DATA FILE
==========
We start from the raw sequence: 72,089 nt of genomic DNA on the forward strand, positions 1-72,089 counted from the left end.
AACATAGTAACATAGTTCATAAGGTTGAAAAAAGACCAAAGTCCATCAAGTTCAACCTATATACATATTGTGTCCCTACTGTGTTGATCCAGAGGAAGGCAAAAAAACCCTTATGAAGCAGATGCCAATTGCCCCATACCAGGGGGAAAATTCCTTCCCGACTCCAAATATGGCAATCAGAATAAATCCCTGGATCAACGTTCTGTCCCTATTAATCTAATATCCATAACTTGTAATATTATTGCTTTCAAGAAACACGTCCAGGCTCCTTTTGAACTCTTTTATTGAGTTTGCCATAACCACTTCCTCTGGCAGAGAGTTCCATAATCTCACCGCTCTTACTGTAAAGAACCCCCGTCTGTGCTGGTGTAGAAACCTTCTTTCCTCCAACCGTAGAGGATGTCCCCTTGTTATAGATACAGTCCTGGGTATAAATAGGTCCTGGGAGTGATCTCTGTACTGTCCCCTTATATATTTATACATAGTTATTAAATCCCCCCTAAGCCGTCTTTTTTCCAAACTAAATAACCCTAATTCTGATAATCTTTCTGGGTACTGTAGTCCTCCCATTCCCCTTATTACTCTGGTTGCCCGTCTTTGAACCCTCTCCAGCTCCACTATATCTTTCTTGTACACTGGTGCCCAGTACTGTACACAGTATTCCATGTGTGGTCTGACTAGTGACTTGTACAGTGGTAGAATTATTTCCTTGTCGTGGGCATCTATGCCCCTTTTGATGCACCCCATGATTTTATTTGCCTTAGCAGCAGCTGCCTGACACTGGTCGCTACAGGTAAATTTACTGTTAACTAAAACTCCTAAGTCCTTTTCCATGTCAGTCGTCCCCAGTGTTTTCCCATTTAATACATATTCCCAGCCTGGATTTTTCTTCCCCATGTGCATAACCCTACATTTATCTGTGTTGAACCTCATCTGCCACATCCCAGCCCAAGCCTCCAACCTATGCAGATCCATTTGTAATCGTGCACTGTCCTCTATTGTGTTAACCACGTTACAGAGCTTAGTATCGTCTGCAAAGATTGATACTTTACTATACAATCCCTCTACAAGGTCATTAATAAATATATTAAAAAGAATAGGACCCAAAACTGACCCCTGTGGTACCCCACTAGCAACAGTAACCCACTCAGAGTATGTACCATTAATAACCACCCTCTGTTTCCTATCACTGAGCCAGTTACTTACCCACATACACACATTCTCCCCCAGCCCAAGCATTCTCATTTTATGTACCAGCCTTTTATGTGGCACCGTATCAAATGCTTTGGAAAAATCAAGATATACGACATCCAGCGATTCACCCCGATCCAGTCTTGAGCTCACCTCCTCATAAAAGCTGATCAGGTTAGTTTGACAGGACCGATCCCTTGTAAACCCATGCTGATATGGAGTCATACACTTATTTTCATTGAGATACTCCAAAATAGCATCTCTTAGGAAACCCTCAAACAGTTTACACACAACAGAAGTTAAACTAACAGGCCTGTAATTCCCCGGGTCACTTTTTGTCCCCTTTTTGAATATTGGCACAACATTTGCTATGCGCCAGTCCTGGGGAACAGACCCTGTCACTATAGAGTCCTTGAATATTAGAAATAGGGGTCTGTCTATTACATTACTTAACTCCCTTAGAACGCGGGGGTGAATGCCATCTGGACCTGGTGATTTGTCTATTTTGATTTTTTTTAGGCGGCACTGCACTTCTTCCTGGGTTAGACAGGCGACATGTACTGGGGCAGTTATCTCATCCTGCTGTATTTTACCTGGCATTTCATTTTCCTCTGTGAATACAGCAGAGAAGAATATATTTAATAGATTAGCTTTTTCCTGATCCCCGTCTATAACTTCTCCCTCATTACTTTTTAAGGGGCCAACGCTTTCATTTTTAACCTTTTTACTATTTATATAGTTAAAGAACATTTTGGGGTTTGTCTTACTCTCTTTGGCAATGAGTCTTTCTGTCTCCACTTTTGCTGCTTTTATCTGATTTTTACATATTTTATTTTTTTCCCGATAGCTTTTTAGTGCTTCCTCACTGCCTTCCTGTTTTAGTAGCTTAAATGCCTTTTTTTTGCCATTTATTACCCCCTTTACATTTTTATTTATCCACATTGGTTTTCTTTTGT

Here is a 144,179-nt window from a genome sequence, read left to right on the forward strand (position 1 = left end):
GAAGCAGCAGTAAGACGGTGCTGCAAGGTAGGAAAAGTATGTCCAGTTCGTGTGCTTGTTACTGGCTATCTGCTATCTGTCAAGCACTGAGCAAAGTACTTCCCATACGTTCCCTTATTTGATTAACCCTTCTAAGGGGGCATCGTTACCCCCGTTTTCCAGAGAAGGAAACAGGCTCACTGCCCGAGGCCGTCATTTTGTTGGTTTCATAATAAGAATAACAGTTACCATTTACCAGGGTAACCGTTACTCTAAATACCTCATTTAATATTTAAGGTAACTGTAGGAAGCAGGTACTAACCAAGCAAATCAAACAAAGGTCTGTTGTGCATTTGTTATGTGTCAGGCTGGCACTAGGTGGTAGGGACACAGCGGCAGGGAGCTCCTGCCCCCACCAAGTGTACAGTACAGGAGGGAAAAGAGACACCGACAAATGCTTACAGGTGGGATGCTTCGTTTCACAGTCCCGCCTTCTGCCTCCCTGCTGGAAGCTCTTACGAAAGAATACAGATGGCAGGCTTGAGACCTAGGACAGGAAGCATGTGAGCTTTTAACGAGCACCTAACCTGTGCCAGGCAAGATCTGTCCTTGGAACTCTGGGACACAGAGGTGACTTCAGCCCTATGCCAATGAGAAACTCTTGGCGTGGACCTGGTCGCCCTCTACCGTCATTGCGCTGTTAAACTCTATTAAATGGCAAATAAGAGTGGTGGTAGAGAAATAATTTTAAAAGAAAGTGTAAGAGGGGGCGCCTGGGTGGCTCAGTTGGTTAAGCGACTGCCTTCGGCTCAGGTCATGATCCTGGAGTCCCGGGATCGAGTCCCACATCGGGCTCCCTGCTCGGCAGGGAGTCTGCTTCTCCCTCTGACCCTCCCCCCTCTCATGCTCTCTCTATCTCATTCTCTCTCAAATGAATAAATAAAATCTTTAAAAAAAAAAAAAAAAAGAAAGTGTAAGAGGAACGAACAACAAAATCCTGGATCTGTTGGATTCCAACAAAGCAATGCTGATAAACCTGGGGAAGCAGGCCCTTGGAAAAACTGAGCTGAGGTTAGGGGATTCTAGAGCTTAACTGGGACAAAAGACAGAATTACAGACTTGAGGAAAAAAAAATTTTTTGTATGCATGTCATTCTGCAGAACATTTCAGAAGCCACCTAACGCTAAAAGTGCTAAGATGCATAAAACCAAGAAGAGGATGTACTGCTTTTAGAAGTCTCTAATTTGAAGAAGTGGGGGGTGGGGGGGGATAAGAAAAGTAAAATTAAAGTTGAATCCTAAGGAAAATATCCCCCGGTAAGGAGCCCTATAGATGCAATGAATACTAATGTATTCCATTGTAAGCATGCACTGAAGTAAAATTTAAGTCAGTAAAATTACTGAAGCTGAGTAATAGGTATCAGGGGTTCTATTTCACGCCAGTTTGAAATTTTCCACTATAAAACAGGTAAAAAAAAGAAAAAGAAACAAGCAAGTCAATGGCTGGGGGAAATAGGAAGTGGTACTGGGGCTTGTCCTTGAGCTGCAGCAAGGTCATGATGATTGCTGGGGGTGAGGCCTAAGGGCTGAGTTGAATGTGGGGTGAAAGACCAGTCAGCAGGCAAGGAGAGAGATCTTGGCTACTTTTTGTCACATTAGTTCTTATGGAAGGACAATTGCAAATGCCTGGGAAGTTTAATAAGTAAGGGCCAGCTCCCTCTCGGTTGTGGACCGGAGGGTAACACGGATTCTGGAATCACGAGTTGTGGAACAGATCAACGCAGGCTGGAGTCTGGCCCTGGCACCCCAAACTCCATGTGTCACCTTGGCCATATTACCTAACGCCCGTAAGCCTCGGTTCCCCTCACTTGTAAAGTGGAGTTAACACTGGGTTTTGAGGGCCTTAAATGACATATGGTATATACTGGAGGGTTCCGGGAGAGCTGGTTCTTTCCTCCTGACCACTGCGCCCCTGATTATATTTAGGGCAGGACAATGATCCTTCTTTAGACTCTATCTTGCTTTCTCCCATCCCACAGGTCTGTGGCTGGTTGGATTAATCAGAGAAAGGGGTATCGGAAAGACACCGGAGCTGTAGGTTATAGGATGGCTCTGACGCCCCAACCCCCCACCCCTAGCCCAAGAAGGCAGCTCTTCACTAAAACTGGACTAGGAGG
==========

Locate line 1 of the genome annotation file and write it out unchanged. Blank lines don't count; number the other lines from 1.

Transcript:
We start from the raw sequence: 72,089 nt of genomic DNA on the forward strand, positions 1-72,089 counted from the left end.